Or, more likely, there is no underlying cause; a downfall is made up of small stuff.
So there are no small battles for the survival of civilization; here and there, some odd things chip away at the common values who hold together a society. The stories are odd enough to be reported, but few people did any deeper, and the facts remain hidden among the little oddities of life…
But the facts are not odd. This latest tidbit in the British media was interesting; it seems a polygamist can be allowed exceptions in order to honour his multiple wives, all in the name of “respect” of his customs.
His lawyer told a Scottish court the Muslim restaurant owner has one wife in Motherwell and another in
On the face of it, driving above the speed limit is illegal; even considering that man’s laudable aim to get lucky twice in a day we’re far from a medical emergency there. Normally, such an excuse would have landed the guy in jail, with a roommate named Ben…
This is because polygamy is far from being an acceptable practice. Aside from the fact that few average men who can convince different women to “share” him, it is frowned upon in both the religious and secular realm.
Polygamy in Islam
To be sure, there is a confusion among many circles about polygamy. Yes, Islam does not provide an explicit prohibition of polygamy. But neither do Judaism nor Christianity. The prohibition "evolved" over time.
Crucially, Islam was innovative in this respect, maybe because it had to address the societal ills of the "Jahiliya". Rather than avoiding the issue, it addressed it head on. It does not regard polygamy as a substitute for monogamy.
Islam talks about polygamy only where it concerns "oppressed or the orphans among women". And yes, it is allowed by (Al-Nisa-4:3):
If you fear that you shall not be able to deal justly with the orphans, marry women of your choice, two or three, or four; but if you fear that you shall not be able to deal justly (with them) then only one.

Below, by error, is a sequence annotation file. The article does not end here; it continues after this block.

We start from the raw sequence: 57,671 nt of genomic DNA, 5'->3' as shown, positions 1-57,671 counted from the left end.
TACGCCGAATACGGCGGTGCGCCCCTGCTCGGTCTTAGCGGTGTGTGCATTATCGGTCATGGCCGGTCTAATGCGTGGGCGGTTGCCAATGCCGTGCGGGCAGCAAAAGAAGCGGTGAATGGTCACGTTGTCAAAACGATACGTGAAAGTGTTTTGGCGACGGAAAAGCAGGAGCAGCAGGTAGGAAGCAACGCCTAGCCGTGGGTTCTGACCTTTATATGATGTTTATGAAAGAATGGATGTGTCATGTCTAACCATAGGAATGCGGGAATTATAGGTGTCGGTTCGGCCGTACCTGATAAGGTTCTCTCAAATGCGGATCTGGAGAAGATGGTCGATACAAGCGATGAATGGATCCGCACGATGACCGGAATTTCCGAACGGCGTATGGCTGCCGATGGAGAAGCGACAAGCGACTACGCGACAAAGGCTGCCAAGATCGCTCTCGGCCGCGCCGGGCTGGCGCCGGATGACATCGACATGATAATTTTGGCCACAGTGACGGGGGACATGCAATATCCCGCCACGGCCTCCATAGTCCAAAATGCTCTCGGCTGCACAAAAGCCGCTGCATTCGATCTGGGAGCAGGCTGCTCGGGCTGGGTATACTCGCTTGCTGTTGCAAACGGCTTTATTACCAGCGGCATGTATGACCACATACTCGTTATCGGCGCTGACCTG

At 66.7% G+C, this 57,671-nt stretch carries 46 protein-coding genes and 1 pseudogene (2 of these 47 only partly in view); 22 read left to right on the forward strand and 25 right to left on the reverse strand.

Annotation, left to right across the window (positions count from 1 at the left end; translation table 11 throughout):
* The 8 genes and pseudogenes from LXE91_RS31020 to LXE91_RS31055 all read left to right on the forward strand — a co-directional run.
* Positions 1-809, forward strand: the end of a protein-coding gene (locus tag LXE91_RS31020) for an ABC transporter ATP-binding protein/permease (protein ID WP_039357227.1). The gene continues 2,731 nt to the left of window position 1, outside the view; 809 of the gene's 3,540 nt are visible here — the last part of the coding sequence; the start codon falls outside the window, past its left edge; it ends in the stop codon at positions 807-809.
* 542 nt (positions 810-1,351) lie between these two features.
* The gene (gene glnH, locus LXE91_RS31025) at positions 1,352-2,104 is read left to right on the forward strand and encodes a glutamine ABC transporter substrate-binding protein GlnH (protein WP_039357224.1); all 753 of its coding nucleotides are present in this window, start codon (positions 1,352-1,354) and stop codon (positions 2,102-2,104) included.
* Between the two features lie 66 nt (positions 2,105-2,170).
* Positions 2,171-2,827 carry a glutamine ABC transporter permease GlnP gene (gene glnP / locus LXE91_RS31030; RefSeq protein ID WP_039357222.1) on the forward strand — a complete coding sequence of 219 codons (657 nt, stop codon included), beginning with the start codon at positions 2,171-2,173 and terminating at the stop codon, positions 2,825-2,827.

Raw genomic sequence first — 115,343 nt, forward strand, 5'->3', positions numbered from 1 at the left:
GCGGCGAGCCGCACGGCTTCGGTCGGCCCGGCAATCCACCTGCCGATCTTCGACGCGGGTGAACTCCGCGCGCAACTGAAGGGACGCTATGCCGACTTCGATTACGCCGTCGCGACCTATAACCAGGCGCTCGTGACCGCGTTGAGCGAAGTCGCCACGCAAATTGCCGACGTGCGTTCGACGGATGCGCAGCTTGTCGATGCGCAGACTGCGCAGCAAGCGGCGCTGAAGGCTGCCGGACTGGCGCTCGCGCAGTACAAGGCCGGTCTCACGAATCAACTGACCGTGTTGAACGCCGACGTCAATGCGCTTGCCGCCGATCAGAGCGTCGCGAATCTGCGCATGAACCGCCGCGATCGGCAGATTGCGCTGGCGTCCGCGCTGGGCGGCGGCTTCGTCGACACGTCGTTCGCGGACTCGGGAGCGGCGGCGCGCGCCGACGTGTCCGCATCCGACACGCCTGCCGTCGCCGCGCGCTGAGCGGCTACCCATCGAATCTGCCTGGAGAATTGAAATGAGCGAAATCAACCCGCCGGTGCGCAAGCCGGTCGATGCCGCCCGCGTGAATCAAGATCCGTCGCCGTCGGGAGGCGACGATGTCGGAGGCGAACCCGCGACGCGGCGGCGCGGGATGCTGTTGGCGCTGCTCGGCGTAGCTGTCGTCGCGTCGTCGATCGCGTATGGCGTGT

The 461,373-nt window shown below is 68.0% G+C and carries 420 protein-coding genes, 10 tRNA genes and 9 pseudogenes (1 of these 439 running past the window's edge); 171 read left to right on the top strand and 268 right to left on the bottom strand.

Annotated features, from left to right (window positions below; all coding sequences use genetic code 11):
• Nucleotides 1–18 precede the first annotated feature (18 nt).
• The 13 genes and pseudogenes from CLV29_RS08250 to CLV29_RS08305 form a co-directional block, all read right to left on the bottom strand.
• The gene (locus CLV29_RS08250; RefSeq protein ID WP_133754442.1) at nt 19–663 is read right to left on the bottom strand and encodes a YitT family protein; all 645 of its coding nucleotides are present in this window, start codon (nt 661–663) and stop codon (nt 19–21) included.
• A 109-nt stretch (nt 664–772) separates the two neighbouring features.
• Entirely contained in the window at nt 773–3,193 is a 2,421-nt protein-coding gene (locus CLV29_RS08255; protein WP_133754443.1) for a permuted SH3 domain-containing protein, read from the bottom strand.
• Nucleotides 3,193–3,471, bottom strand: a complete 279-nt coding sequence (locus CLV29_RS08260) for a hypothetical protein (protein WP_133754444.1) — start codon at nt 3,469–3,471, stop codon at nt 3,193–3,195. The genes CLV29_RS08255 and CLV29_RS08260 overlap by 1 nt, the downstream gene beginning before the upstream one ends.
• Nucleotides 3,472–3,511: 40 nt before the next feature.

Then, much like all religions, Islam quickly provides a cautionary note (Al-Nisa-4:3):
You are never able to be fair and just between women even if that were your ardent desire.
As you can see, the issue is therefore more delicate than reported, and it remains far from settled. In this context, the practice of polygamy that endures is not rooted in the Koran, but owes far more to a still dynamic "Jahiliya" societal practice. Much of is based on a biased interpretation of the texts, and an excessive focus on “hadith” and tradition, often at the expense of logic.
In secular societies, the equality of rights means that polygamy is illegal. But the case of England is interesting.
While polygamy was originally prohibited in
We’re far from Ibn-Rushd here. The ancient Andalousian had understood that the Prophet Mohammad had not only to preach a religion, but also to reform with a brutal “Jahiliya” society. In the Arab society of the time, women were not merely treated as second-class citizens, but as property, with few rights. Capitalism can be a hard opponent, and its “Jahiliya” form no less than any other.
His ideas were extrapolated to Christianity, and when adapted by Saint Thomas Aquinas, they strongly influenced the Renaissance in the West, which brought about our modern, secular-universal values. Modern Islamic scholars, however, are reverted back to earlier interpretations of the “Jahiliya”, when women were treated as real estate…
Maybe Rome just got tired...
Waste of Oxygen
I guess that such “eating the air” were “guarbajized” during the days of the “last breath” of
It is possible that, before Atilla came along, some guy had argued to the Roman courts for the right to carry out some odd “practice” sanctioned by his religion. It would be interesting to see if some historian carried out some sleuthing among archives of Roman courts, and looked at the pattern of cases and judgments…
Whatever archives did not get destroyed during the fall of
One's downfall is of one's making